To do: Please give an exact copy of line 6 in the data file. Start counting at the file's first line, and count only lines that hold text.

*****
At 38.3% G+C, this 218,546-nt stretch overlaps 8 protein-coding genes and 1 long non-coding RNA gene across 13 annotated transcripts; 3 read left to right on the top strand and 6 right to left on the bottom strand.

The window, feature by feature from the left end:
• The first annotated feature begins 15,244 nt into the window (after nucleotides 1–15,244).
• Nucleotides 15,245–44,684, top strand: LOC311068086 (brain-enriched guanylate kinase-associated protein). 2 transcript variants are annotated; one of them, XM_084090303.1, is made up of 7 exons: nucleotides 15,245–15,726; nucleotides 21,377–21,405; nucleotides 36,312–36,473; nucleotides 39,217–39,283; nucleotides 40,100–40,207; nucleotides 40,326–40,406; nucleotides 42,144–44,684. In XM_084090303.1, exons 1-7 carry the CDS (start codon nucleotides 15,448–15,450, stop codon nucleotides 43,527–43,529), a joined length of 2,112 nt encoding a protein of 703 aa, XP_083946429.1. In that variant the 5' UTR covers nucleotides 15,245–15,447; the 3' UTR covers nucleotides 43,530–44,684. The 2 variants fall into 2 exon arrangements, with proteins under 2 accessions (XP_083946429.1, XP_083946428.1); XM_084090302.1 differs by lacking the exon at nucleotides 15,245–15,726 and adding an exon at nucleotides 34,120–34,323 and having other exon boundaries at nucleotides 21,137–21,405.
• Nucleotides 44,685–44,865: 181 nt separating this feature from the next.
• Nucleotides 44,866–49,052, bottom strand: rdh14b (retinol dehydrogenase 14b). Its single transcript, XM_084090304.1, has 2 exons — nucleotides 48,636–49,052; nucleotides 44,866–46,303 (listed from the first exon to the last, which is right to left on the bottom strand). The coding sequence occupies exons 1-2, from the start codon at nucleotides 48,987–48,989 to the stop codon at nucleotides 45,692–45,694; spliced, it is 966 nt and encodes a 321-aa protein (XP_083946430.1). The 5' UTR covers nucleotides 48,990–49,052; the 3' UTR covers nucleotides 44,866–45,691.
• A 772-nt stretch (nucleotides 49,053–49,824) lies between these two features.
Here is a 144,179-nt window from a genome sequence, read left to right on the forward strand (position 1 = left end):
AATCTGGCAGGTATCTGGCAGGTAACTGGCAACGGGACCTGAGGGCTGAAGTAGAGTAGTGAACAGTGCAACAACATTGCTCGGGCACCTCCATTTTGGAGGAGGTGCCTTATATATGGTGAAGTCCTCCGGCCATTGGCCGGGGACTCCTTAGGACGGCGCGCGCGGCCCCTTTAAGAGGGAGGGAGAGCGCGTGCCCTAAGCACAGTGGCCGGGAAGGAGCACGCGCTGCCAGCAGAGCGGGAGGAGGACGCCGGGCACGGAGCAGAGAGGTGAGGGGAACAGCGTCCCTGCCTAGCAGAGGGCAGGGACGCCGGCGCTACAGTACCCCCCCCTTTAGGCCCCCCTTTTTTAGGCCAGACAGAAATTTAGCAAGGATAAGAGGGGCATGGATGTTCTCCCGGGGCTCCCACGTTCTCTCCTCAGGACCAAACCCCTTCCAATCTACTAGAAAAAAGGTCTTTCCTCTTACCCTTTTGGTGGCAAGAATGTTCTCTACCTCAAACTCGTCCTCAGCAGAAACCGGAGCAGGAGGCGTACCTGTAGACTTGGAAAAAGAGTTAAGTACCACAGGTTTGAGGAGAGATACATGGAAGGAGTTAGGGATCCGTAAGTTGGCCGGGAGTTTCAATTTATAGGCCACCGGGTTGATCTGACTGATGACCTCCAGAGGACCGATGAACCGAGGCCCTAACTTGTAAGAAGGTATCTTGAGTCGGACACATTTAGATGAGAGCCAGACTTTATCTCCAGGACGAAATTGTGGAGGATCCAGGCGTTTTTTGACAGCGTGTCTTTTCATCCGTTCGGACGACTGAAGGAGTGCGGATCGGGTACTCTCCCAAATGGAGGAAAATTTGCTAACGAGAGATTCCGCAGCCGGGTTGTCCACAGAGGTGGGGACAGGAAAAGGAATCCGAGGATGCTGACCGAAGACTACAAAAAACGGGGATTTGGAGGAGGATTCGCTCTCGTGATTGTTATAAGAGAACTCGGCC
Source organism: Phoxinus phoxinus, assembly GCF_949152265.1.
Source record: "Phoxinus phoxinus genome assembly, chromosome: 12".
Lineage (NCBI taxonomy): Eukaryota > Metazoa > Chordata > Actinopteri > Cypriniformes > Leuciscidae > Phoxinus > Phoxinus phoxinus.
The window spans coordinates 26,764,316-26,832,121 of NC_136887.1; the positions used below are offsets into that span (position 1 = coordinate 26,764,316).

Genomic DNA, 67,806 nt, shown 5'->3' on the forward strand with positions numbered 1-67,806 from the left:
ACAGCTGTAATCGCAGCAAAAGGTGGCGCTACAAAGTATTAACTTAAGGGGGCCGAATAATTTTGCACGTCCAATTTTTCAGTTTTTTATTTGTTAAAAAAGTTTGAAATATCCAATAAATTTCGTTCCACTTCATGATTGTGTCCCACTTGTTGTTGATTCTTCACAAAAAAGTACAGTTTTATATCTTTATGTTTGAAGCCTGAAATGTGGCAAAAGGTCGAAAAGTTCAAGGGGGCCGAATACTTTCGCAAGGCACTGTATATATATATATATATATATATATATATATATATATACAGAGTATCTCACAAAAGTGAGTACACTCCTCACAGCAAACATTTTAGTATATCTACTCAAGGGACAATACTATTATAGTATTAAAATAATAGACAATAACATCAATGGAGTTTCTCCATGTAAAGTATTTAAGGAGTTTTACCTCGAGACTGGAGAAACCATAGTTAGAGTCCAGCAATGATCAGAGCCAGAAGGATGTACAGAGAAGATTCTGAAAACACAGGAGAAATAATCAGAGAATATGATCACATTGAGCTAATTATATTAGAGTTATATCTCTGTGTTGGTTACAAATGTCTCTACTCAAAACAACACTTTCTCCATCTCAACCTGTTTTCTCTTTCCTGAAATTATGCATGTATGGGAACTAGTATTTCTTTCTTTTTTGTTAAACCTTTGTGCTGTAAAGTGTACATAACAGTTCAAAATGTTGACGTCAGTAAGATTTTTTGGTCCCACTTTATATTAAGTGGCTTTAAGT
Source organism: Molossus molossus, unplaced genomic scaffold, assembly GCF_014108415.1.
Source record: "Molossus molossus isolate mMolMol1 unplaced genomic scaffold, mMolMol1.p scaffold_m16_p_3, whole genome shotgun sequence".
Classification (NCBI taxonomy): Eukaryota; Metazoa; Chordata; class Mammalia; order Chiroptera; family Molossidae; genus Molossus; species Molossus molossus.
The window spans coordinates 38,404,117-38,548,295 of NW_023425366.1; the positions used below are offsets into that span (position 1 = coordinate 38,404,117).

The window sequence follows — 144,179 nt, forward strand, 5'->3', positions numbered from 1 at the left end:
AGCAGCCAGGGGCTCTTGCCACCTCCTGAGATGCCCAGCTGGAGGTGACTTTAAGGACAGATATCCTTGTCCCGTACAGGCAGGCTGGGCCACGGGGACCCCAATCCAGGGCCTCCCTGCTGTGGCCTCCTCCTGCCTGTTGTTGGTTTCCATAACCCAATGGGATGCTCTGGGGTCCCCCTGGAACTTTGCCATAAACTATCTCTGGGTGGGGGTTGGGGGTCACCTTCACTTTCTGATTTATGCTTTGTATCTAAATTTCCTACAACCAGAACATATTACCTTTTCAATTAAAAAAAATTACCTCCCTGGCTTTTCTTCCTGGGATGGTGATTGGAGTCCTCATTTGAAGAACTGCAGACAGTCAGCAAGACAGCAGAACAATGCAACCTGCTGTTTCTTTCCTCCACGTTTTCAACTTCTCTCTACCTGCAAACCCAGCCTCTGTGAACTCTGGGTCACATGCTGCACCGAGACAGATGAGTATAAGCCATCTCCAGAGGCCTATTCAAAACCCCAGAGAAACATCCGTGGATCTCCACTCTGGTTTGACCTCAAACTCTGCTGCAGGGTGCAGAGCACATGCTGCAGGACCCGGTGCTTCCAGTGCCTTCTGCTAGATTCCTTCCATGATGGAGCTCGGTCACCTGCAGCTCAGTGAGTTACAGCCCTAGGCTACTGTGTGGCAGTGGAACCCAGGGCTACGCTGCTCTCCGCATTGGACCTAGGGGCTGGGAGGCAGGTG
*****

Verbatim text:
• Nucleotides 44,866–49,052, bottom strand: rdh14b (retinol dehydrogenase 14b). Its single transcript, XM_084090304.1, has 2 exons — nucleotides 48,636–49,052; nucleotides 44,866–46,303 (listed from the first exon to the last, which is right to left on the bottom strand). The coding sequence occupies exons 1-2, from the start codon at nucleotides 48,987–48,989 to the stop codon at nucleotides 45,692–45,694; spliced, it is 966 nt and encodes a 321-aa protein (XP_083946430.1). The 5' UTR covers nucleotides 48,990–49,052; the 3' UTR covers nucleotides 44,866–45,691.